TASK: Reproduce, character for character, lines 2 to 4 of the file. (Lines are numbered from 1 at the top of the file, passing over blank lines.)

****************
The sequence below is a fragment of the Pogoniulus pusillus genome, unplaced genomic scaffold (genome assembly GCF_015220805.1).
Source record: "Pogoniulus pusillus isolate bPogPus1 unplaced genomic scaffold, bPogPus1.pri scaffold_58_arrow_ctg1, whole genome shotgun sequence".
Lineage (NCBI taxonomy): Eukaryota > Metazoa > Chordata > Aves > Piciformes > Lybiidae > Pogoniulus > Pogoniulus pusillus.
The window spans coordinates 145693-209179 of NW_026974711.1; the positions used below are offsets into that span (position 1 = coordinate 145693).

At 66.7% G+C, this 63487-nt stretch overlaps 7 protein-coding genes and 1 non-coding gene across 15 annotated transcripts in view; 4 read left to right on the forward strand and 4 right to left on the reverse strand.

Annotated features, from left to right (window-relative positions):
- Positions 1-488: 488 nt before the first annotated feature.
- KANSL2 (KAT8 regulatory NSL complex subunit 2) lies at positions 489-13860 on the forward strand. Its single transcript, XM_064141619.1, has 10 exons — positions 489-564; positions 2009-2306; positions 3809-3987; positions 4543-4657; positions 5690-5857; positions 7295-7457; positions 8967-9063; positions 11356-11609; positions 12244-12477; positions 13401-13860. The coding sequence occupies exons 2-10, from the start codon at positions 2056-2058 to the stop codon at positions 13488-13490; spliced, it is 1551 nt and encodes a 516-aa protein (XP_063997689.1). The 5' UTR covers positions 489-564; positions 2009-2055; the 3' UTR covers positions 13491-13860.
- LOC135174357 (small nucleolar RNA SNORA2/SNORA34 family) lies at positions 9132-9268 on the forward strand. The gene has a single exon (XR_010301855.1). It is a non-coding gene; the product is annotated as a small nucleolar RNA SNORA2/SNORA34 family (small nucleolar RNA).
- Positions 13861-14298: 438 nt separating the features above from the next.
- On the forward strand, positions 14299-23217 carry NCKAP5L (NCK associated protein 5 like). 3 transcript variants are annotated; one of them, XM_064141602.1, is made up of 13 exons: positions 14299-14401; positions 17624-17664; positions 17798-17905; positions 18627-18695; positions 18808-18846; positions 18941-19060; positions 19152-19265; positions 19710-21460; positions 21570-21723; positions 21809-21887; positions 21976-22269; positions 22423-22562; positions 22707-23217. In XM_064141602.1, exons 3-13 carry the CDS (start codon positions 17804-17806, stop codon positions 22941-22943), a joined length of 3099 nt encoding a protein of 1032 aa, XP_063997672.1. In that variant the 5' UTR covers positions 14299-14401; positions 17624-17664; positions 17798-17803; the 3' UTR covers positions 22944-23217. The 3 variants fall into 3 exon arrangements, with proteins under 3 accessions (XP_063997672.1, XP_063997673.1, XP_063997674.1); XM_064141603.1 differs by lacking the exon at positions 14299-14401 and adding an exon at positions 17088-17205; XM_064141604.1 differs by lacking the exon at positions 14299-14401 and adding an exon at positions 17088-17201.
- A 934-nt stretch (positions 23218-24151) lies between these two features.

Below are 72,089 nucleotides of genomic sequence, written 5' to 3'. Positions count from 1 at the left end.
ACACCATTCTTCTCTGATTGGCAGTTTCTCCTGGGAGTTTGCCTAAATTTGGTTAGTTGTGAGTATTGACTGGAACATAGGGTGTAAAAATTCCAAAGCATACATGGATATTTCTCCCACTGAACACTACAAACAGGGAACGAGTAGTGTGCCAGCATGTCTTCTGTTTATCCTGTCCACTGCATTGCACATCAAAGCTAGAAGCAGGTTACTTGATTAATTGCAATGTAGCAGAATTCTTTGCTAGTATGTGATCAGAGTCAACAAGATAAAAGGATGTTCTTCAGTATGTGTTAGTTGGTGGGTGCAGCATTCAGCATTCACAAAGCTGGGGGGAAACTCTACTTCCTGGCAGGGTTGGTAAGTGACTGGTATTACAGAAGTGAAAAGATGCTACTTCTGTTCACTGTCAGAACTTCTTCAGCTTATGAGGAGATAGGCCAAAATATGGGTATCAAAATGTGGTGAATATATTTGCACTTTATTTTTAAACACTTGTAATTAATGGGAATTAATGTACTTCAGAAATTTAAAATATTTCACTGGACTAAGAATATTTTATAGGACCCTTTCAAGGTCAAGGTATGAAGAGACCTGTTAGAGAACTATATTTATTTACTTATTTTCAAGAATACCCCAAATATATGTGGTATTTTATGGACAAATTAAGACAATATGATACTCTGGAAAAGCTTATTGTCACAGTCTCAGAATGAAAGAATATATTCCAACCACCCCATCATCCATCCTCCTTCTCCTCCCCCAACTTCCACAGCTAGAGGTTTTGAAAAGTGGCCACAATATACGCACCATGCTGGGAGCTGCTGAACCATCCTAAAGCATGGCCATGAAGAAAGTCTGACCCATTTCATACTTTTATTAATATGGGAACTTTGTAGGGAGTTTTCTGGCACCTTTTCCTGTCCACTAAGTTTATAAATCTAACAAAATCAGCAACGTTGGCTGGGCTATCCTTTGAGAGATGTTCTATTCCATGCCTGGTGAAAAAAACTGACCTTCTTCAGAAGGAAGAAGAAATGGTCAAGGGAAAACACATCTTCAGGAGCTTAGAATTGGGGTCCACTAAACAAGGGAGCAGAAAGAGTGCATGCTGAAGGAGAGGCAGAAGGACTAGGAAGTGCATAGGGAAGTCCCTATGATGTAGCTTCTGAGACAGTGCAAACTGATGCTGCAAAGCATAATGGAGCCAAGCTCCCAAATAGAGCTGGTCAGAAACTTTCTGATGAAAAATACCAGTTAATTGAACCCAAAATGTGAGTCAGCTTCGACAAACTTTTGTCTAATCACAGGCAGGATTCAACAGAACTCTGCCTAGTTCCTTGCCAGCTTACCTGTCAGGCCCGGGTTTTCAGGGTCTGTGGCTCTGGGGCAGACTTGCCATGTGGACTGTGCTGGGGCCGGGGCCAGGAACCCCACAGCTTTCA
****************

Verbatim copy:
Source record: "Pogoniulus pusillus isolate bPogPus1 unplaced genomic scaffold, bPogPus1.pri scaffold_58_arrow_ctg1, whole genome shotgun sequence".
Lineage (NCBI taxonomy): Eukaryota > Metazoa > Chordata > Aves > Piciformes > Lybiidae > Pogoniulus > Pogoniulus pusillus.
The window spans coordinates 145693-209179 of NW_026974711.1; the positions used below are offsets into that span (position 1 = coordinate 145693).